Diversity on City Councils Increases Noninfrastructure Spending — for Better or Worse

When city councils are elected by district rather than at large, spending on noninfrastructure projects increases, and the impact is not necessarily good, according to new research from a Rice University economist.

The Impact of Court-Ordered District Elections on City Finances” will appear in a recent edition of the Journal of Law and Economics and is authored by Richard Boylan, a professor of economics at Rice.

“Beginning in 1975, the courts sought to increase minority representation in city councils by forcing elections by district in jurisdictions with a history of voter discrimination,” he said. “I was interested in determining the economic impact of this activity.”

In the study, Boylan examined 1,809 cities that elected their entire councils at large before 1975 and changes in spending between 1977 and 2002. He found that district elections raised noninfrastructure spending — money allocated to projects other than construction or road work — by 9.1% during this time period.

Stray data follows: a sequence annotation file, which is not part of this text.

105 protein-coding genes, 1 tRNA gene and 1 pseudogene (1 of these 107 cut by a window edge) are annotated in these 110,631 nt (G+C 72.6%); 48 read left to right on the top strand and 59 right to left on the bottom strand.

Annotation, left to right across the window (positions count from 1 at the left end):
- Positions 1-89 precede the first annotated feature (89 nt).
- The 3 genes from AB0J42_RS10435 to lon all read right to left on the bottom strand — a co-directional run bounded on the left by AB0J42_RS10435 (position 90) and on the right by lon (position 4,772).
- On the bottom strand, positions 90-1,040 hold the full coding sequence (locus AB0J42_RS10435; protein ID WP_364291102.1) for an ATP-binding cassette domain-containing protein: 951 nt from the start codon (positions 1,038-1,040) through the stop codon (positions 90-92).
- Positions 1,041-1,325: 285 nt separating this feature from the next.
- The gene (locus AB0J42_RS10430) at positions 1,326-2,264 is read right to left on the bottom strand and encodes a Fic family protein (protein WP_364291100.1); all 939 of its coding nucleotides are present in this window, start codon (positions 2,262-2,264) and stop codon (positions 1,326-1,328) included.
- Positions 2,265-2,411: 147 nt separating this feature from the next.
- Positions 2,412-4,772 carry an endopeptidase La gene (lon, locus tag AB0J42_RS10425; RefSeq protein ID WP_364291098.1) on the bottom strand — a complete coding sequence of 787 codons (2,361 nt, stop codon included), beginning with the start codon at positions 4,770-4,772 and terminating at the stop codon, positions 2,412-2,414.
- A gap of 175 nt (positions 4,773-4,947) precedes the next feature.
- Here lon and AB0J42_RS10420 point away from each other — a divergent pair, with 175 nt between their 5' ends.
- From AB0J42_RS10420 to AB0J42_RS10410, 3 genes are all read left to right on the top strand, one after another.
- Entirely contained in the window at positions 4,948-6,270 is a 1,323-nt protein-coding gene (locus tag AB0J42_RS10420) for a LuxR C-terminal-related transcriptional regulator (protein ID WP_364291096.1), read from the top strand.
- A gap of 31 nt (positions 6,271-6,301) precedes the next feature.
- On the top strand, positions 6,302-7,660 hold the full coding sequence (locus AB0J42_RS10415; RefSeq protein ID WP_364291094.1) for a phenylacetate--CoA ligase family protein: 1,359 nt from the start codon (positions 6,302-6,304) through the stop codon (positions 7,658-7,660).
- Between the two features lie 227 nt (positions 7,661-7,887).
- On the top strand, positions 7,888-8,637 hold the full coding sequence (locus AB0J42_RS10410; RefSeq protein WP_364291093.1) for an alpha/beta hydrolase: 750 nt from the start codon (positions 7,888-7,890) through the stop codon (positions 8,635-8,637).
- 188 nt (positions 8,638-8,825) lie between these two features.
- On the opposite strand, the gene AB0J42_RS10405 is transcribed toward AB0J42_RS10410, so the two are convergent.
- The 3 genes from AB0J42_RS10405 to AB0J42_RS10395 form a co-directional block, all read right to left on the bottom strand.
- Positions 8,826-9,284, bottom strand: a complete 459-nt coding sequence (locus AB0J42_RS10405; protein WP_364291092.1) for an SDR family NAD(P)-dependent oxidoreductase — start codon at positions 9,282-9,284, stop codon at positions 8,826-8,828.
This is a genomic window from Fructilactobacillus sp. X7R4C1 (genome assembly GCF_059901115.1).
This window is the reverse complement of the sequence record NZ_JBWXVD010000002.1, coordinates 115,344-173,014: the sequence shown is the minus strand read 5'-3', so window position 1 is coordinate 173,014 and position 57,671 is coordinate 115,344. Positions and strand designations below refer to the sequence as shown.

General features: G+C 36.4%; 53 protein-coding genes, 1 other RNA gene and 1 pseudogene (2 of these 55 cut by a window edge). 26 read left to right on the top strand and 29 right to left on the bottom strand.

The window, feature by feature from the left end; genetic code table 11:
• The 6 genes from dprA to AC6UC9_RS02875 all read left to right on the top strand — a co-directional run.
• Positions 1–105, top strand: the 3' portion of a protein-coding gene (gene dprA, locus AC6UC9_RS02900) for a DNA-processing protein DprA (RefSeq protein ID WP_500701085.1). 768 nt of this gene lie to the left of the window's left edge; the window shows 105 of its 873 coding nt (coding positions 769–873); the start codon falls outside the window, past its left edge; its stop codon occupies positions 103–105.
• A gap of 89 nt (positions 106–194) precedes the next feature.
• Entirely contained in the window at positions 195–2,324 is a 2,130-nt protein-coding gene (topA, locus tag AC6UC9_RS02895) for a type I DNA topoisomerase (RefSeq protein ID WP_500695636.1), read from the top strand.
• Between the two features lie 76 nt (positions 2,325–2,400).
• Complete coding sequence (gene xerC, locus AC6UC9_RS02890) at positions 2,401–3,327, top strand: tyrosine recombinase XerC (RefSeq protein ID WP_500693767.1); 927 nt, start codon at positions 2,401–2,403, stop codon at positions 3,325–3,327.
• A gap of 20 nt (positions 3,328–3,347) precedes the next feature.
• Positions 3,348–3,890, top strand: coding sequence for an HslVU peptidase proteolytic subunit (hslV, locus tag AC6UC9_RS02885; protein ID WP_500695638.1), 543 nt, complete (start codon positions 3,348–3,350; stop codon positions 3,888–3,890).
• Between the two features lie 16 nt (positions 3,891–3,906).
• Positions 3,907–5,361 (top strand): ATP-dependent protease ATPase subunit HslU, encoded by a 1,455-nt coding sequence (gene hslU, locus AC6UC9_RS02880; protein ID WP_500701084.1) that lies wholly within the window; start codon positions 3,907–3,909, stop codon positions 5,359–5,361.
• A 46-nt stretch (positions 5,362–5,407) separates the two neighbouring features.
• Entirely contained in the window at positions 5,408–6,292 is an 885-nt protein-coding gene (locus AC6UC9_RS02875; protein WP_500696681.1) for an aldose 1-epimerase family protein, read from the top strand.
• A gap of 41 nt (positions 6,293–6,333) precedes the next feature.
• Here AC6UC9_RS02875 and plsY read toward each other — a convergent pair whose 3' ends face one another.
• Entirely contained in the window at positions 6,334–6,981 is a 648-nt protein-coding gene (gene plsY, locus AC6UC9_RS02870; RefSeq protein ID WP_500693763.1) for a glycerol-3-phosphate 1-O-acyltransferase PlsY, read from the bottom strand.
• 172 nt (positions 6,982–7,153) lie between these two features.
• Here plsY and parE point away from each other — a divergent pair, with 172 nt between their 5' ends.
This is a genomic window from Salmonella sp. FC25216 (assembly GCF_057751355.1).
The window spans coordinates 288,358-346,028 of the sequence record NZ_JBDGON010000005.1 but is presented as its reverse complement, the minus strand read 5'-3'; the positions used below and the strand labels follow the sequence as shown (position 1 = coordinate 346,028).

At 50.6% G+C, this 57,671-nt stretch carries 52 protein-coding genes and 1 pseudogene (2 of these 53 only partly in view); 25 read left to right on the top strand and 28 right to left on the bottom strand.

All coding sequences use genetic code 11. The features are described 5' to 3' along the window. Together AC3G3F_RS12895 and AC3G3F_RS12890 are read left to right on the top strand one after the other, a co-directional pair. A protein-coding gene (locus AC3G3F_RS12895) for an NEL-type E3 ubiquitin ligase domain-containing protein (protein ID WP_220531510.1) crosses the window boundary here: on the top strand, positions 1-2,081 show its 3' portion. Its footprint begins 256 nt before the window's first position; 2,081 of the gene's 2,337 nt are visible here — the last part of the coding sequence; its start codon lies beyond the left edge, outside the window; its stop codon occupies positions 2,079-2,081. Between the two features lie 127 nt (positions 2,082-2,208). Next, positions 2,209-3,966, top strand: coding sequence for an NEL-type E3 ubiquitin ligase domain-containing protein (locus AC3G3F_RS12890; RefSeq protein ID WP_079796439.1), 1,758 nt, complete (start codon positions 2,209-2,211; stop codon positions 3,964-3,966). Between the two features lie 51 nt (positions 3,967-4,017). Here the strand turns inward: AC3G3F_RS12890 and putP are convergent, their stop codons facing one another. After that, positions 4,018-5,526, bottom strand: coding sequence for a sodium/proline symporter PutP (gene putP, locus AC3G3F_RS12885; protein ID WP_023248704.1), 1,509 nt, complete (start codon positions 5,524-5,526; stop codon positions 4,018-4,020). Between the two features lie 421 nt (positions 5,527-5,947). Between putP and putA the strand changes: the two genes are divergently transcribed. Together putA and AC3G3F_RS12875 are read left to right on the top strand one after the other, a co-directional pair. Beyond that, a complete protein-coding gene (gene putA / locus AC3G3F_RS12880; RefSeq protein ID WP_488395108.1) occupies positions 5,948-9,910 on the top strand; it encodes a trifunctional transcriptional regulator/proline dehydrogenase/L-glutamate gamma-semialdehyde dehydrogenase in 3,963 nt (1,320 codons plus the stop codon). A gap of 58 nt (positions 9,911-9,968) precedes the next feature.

“The increase in noninfrastructure spending could be positive if it is due to city services for the disenfranchised catching up with city services for the rest of the population,” he said. “However, the increase can be negative if it is due to the ‘common pool’ problem, the idea that council members fully value the benefits of public spending in their district but assume only a fraction of their costs, thus leading to excess city spending.”

The evidence shows that district elections lead to excess noninfrastructure spending, Boylan said, suggesting the goals of equal representation and effective governance may be at odds.

Nonetheless, raising minority representation on city councils “can help check discriminatory rhetoric, erode harmful stereotypes, create role models for minority groups, increase political consciousness and foster identification with government,” he said.

No Comments Yet

Leave a Reply

Your email address will not be published.

©2024. Homeland Security Review. Use Our Intel. All Rights Reserved. Washington, D.C.